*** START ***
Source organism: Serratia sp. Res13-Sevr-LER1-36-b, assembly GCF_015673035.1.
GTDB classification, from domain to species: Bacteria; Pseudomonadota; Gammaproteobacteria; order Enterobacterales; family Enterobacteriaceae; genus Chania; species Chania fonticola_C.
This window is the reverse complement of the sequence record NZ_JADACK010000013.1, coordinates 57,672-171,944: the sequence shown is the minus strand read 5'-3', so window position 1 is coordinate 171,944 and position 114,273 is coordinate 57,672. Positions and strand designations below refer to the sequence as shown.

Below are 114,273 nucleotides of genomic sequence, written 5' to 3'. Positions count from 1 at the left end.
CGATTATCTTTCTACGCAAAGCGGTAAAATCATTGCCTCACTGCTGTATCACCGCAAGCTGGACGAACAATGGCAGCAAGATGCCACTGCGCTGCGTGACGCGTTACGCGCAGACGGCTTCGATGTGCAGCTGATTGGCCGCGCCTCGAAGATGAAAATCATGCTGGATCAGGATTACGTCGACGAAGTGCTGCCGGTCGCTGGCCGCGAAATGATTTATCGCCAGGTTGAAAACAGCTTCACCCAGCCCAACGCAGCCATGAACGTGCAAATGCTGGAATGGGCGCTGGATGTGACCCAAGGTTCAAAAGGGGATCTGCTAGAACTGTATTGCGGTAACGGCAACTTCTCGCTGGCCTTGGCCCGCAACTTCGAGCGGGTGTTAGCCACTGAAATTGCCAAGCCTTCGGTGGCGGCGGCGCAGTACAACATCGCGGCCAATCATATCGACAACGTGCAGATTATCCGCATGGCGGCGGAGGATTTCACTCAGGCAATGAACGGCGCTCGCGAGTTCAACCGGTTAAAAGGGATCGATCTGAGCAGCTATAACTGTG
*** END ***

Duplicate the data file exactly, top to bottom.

Source organism: Serratia sp. Res13-Sevr-LER1-36-b, assembly GCF_015673035.1.
GTDB classification, from domain to species: Bacteria; Pseudomonadota; Gammaproteobacteria; order Enterobacterales; family Enterobacteriaceae; genus Chania; species Chania fonticola_C.
This window is the reverse complement of the sequence record NZ_JADACK010000013.1, coordinates 57,672-171,944: the sequence shown is the minus strand read 5'-3', so window position 1 is coordinate 171,944 and position 114,273 is coordinate 57,672. Positions and strand designations below refer to the sequence as shown.

Below are 114,273 nucleotides of genomic sequence, written 5' to 3'. Positions count from 1 at the left end.
CGATTATCTTTCTACGCAAAGCGGTAAAATCATTGCCTCACTGCTGTATCACCGCAAGCTGGACGAACAATGGCAGCAAGATGCCACTGCGCTGCGTGACGCGTTACGCGCAGACGGCTTCGATGTGCAGCTGATTGGCCGCGCCTCGAAGATGAAAATCATGCTGGATCAGGATTACGTCGACGAAGTGCTGCCGGTCGCTGGCCGCGAAATGATTTATCGCCAGGTTGAAAACAGCTTCACCCAGCCCAACGCAGCCATGAACGTGCAAATGCTGGAATGGGCGCTGGATGTGACCCAAGGTTCAAAAGGGGATCTGCTAGAACTGTATTGCGGTAACGGCAACTTCTCGCTGGCCTTGGCCCGCAACTTCGAGCGGGTGTTAGCCACTGAAATTGCCAAGCCTTCGGTGGCGGCGGCGCAGTACAACATCGCGGCCAATCATATCGACAACGTGCAGATTATCCGCATGGCGGCGGAGGATTTCACTCAGGCAATGAACGGCGCTCGCGAGTTCAACCGGTTAAAAGGGATCGATCTGAGCAGCTATAACTGTG